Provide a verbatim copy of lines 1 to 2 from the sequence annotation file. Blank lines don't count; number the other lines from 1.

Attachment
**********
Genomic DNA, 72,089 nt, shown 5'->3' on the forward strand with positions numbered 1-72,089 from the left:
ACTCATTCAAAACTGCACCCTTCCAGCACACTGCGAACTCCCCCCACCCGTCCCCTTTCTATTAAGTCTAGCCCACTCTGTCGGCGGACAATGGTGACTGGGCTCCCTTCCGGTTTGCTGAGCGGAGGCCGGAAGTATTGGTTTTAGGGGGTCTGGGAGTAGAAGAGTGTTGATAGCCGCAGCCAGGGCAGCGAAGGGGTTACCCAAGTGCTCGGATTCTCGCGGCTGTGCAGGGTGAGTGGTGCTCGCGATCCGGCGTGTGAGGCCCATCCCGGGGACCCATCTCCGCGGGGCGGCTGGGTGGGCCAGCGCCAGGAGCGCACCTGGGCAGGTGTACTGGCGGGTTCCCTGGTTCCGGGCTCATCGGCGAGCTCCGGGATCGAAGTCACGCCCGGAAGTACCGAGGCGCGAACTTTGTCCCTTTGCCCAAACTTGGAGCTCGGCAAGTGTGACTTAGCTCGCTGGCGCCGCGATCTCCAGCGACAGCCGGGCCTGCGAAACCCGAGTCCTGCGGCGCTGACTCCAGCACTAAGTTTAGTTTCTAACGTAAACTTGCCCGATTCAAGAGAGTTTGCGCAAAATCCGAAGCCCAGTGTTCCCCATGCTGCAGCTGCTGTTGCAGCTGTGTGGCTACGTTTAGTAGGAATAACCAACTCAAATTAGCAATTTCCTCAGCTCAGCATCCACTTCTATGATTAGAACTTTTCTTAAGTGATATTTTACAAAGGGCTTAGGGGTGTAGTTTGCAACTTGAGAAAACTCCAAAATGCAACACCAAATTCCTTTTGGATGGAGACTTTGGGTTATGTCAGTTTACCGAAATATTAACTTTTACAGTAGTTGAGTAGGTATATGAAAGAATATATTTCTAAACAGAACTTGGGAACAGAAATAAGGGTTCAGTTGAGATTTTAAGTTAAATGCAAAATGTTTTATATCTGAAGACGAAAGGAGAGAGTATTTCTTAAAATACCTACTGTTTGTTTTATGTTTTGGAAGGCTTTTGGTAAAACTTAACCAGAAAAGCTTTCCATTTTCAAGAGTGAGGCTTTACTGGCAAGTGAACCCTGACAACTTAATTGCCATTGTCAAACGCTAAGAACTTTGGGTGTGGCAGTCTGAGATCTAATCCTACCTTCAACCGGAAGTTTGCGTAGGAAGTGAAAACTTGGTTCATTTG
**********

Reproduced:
Genomic DNA, 72,089 nt, shown 5'->3' on the forward strand with positions numbered 1-72,089 from the left:
ACTCATTCAAAACTGCACCCTTCCAGCACACTGCGAACTCCCCCCACCCGTCCCCTTTCTATTAAGTCTAGCCCACTCTGTCGGCGGACAATGGTGACTGGGCTCCCTTCCGGTTTGCTGAGCGGAGGCCGGAAGTATTGGTTTTAGGGGGTCTGGGAGTAGAAGAGTGTTGATAGCCGCAGCCAGGGCAGCGAAGGGGTTACCCAAGTGCTCGGATTCTCGCGGCTGTGCAGGGTGAGTGGTGCTCGCGATCCGGCGTGTGAGGCCCATCCCGGGGACCCATCTCCGCGGGGCGGCTGGGTGGGCCAGCGCCAGGAGCGCACCTGGGCAGGTGTACTGGCGGGTTCCCTGGTTCCGGGCTCATCGGCGAGCTCCGGGATCGAAGTCACGCCCGGAAGTACCGAGGCGCGAACTTTGTCCCTTTGCCCAAACTTGGAGCTCGGCAAGTGTGACTTAGCTCGCTGGCGCCGCGATCTCCAGCGACAGCCGGGCCTGCGAAACCCGAGTCCTGCGGCGCTGACTCCAGCACTAAGTTTAGTTTCTAACGTAAACTTGCCCGATTCAAGAGAGTTTGCGCAAAATCCGAAGCCCAGTGTTCCCCATGCTGCAGCTGCTGTTGCAGCTGTGTGGCTACGTTTAGTAGGAATAACCAACTCAAATTAGCAATTTCCTCAGCTCAGCATCCACTTCTATGATTAGAACTTTTCTTAAGTGATATTTTACAAAGGGCTTAGGGGTGTAGTTTGCAACTTGAGAAAACTCCAAAATGCAACACCAAATTCCTTTTGGATGGAGACTTTGGGTTATGTCAGTTTACCGAAATATTAACTTTTACAGTAGTTGAGTAGGTATATGAAAGAATATATTTCTAAACAGAACTTGGGAACAGAAATAAGGGTTCAGTTGAGATTTTAAGTTAAATGCAAAATGTTTTATATCTGAAGACGAAAGGAGAGAGTATTTCTTAAAATACCTACTGTTTGTTTTATGTTTTGGAAGGCTTTTGGTAAAACTTAACCAGAAAAGCTTTCCATTTTCAAGAGTGAGGCTTTACTGGCAAGTGAACCCTGACAACTTAATTGCCATTGTCAAACGCTAAGAACTTTGGGTGTGGCAGTCTGAGATCTAATCCTACCTTCAACCGGAAGTTTGCGTAGGAAGTGAAAACTTGGTTCATTTG